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Winder weekly news. (Winder, Jackson County, Ga.) 18??-1909, December 16, 1909, Image 7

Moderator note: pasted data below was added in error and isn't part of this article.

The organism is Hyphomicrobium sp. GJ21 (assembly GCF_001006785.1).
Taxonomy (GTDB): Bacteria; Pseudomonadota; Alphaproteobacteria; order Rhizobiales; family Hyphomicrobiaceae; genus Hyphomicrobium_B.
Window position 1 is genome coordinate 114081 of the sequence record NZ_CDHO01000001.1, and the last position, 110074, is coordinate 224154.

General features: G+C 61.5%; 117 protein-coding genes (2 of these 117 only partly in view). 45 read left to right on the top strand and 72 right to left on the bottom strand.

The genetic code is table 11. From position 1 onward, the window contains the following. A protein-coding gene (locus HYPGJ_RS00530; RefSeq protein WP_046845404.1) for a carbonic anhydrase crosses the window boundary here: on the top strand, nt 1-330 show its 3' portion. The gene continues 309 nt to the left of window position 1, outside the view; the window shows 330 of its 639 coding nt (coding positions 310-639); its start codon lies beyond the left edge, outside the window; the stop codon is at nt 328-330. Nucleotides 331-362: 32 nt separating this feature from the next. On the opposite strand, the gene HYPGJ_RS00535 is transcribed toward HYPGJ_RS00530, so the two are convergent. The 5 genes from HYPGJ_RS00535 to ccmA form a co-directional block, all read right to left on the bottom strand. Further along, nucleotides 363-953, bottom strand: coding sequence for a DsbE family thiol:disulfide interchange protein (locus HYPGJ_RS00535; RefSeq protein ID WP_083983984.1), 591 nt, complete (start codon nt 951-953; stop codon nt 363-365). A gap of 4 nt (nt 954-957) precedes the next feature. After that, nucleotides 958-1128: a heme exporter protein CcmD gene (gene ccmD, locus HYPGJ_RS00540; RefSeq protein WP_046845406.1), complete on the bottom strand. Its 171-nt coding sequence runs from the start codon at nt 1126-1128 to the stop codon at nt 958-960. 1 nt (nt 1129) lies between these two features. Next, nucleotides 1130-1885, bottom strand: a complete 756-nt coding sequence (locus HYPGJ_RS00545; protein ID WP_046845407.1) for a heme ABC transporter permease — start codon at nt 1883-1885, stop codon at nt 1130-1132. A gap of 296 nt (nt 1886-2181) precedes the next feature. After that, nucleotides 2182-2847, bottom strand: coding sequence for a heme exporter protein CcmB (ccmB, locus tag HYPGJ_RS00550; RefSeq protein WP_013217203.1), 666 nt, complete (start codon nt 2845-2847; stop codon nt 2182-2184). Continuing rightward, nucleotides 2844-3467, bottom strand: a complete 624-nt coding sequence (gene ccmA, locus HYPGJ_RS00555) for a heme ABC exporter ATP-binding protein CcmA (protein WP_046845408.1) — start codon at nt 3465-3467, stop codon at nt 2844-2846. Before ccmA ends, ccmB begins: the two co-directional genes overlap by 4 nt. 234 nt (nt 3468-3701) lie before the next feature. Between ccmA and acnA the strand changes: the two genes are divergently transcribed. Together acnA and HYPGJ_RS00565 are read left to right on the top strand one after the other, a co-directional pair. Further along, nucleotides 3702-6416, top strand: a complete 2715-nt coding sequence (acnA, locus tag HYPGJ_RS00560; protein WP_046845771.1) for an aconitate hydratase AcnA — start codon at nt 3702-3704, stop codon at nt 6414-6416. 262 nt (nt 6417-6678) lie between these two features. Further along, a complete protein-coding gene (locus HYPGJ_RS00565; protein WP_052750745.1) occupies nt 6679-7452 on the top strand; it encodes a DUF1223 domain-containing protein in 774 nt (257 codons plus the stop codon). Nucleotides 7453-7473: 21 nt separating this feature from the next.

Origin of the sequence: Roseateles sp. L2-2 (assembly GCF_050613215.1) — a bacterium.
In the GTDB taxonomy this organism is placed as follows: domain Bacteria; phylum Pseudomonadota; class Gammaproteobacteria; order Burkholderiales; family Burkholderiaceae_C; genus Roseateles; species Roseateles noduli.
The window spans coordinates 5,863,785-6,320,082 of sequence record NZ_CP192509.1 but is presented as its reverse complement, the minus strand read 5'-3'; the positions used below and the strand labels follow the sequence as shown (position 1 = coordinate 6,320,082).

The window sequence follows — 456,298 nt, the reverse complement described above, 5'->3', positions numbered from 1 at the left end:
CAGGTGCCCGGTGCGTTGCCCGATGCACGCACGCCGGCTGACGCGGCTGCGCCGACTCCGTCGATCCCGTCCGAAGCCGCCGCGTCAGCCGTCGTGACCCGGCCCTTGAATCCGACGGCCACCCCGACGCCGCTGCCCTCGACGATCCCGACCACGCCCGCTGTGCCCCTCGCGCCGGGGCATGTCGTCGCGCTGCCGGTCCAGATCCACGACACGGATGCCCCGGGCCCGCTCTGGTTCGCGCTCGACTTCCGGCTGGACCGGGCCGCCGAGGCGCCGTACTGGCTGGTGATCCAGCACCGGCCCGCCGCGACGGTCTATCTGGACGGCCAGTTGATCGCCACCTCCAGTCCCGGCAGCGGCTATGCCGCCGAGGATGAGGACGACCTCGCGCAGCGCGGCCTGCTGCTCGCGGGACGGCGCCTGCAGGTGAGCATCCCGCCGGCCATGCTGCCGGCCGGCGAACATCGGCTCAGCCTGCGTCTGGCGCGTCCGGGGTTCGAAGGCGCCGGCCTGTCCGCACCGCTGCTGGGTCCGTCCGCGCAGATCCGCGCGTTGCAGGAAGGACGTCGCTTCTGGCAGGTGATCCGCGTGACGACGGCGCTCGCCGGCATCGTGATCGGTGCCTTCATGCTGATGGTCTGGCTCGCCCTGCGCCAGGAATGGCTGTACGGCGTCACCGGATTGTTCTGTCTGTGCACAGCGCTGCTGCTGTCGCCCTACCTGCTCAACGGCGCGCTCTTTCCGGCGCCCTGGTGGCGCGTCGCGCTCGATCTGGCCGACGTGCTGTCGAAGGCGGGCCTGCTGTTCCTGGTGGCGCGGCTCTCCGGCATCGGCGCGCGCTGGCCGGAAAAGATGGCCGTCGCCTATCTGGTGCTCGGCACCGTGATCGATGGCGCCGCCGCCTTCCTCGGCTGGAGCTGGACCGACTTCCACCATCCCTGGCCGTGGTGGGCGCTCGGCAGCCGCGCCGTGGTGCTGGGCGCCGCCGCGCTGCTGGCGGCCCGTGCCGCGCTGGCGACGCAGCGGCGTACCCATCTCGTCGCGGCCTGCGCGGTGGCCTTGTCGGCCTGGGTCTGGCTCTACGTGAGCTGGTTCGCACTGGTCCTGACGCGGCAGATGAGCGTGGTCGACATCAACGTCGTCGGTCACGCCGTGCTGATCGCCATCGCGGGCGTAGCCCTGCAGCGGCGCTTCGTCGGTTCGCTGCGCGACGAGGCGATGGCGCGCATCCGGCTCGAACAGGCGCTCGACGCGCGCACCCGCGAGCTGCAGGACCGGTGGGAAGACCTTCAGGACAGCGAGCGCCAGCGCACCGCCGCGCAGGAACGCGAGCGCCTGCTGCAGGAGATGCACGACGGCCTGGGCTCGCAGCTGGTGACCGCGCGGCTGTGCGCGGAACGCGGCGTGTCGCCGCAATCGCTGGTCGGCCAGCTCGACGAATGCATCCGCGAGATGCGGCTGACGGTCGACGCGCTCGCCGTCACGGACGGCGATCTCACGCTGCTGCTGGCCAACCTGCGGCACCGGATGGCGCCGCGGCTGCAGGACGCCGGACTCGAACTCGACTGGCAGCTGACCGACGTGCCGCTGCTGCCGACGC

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X\ x ' v C w £ f ? people , ; ’/'\ IlffliiSr , —-rz \ NOW mal' ' TOO GOOD TO ME j \\J WflF o%&£ j<r—t%f| J|Pf| ' \y^—Lr'-s, 2a l AND WAGON LOOKS _! HARDWARE CO., Winder, Ga. ; “ ' ~~ ~—- ~~ . )i i .. i . . * , / .-.. ■_ i„. -• ■ , • j . INTELLIGENT SERVICE POLITE TREATMENT. GOVERNMENT SUPERVISION. Strong Board of Directors that direct Stock holders worth over a million dollars. YOUR PATRONAGE SOLICITED. Your business will be appreciated. The First National Bank of Winder Capital Stock Paid in $50,000.00. HOUSES AND LOTS FOR SALE. If you do not want to buy one you had better not come this way, for I have them from a 3-room to a 7-roDm house for sale so cheap that you would think that they were almost given to you. I also have many desirable vacant lots to 'se lect from. We mean business. For further information, see R. J. HUFF, AT RUSSELLL, WINDELR, GELORGIA. A FAR SIGHTED MAN, Knowing the uncertainties of the future and realizing the responsibilities of life, does not let the fire which may consume his property find him without Insurance. Furthermore, he pro tects his estate and those dependent on him by insuring his own life. For reliable Insurance, life and fire, see KILGORE & RADFORD, Insurancec Agents , BoTOttice at The Winder Banking Company. I carry in stock everything that it takes to build a house and the prices are right. W. E. YOUNG, The Shingle Man. The Raven Revised Chicago Tribune. Once upon a morning foggy,while I loitered, grouched and groggy, Over biscuits that were soggy and an egg that was a bore. While 1 dawdled, almost dreaming, and my coffee ceased from steaming, Suddenly there came a screaming— screaming never heard before, “ ’Tis some suffragette.” I mut tered, ‘‘screaming at my outer door; Just a noise and nothing more.’ LEBANON. . The year nineteen hundred and nine will soon be gone and we lift our hat to her as she passes quietly awav. Rev. M. IT Cunningham, our new preacher for the Jefferson circuit for Iff 10, will fill his first appointment at Lebanon church December 2oth at b p. m. and the 20th at 11 a. m.. Let everybody come out and hear him. Mrs. B. F. Guest, of Arcade, and Mrs. Mildred Guest, of Kramer, Wilcox county, spent Sunday here. The fanners Union met Saturday night and elected new officers for IfflO. J. B- Williamson, presi dent; H. T. Anglin, vice president; E. B. Betts, secretary and treas urer; J. It Anglin, conductor; Jewell Anglin, doorkeeper; J. L. Doolittle, trade agent; W. W. Coley, Chaplin. Huljerst .Martin, Roy Jarrett, Ben and Bvrd Martin attended the .Jackson county singing choir at New Harmony Sunday. Ira Sugars, of Central, has moved here for IfflO. A- D. Mize will move to Galilee for IfflO with W. it. J. Anglin. for Sale! On the premises, seven miles from Winder and Jefferson, Mon day, December 20th, 1 will sell to the highest bidder. Five mules, two young Red Jacket horses) corn, fodder, wagons and everything kept on a first-class farm. Terms made known day of sale. W. J. Collins, Jefferson, Ga., Route 2. He Owns Ip. “Own up now- Who’s the head of your family?” “My wife used to be,” admitted Mr. Enpeck. “But since my daughters are grown we have a com mission form of govenment.” What Christmas Means. Christmas means hope and its realization. The child grows eagerly expectant as the time approaches for the visit of Santa Claus. While this fiction remains unquestioned, the imagination opens new and wider words, and ideals become so much a part of the mind that the prosaic and commonnlace can never reach them. Until the youth reaches manhood and’independence, Christmas is the happiest (lay of the year. Its gifts and hearty good cheer impress family affection, parental thoughtfulness and brother ly love. The dullest and most irresponsive of father and mother are uplifted to a vision of higher life by' the interchanges of souvenirs and the merry meeting with child ren and grandchildren at the table and fireside. Few can escape and all enjoy the meaning of the festival, the lessons it conveys and the in spiration it gives,and we enter upon a brighter future and a fuller ap preciation of the beneficence of the practice of faith, hope and charity. The loved ones who have crossed to the other side, the loved near ar.d far who are still with us the old homestead with its precious memo ries, the old church whose sacred associations tie together ci.ildhood, maturity and age, love, marriage and death; the school house where the beginnings of education were so paintful, and the ever-increasing pleasures of the pursuit of learning through the high schools academy and college are recalled and recited, and there is exquisite delight in these oft-told tails, and new ex periences enliven this blessed an niversary'. Senator Depew in Leslie’s Weekly. [he Smiths, .John Smith —John Smith —is not very high sounding; it does not suggest aristocracy; it is not the name of any hero in the die-away novels; and yet it is good, strong and honest. Transferred to other languages, it seems to climb the ladder of fame. Thus, in Latin, it is Johannes Smithus; the Italian smoothes it off into Giovanni Smithi; the Spaniard renders it Juan Smithus; the Dutchman adopts it as Hans Schmidt; the French flatten it out into Jean Sineet, and the Russian sneezes and barks Jonloff Sinittowski. When John Smith gets into the tea trade in Canton he becomes .Jovan Schirn mit; if he clambers about Mount Hecia, the Icelanders say he is Jahne Smithson; if he trades among the Tuscaroras he becomes Ton Bu Smittia; in Poland ho is known so; Ivan Sehmittiweiski, and should ho wander among the Welsh mountains they talk of John Shmid; when ho goes into Mexico he is liooked as Jntli F’Smitti; ,if of classic turn he turns to 'lon Srnik ton, and in Turkey he is utterly disguis d*as '> oe Seei. —Phrenologi- cal Journal. Memorial. Father Time, with his scythe, lias been reaping in our midst and took to his mansion one of the true, trusted and tried servants. It may seem hard and yJmost beyond endurance to part with those we have looked upon as a guide and council in any trouble. Mother is gone. How sweet is the name. Then when coupled with this Christian we have a com pound word with a thousand fold of sweetness. Let this he taken from us, we, of course, are sorely troubled, but we should not be, for her’s is a great gain—taken from this world of sin, sorrow and trouble and placed in a lovely man sion where Jesus is and all the re deemed of earth —given a crown and many stars shining from it, I’ve no doubt. Mrs. Tenipa Jane Hammond died December •">, 11)09. She lived to a good ripe age. She lived for 40 years a member of the church. Her father, E. Hewitt, lived, died and married in Jackson county. Her mother, Lucindy Wood Hewitt, was a native of Jackson county. To them were born three hoys and six gills who grew up, while three children died quite young. Mrs- Tern pa Jane Hammond married Dave Hammond. To them were horn three boys and three girls. Mr. George Hammond, of near Winder, is the only son in the county. Mrs. Ella Garner was her nearest daughter at her death. Other living children were scattered here and there. • You should not mourn for her children, she is at rest —at home, where you will soon he. She’ll meet you and greet you at the pearly gates —so lie ready. A Fkirnd. Precaution. He —'‘If you toyed me why did you at first refuse me?” Shi —*M wanted to see what you would do.” He —“But 1 might have rushed ofT without waiting for an explana tion.” She —“1 ha 1 the door locked.” Kansas City Journal. jj WITH THE KURFEES PAINTS (Pune Lead and Zinc Pesducte) For inside and out, walls, floors, barns, porches, roofs, etc. A particular kind for each job, and each kind particularly good. :: :: :: :: ” :: SOLD BY WOODRUFF HARDWARE & ~ MANUFACTURING CO. WINDER, GA.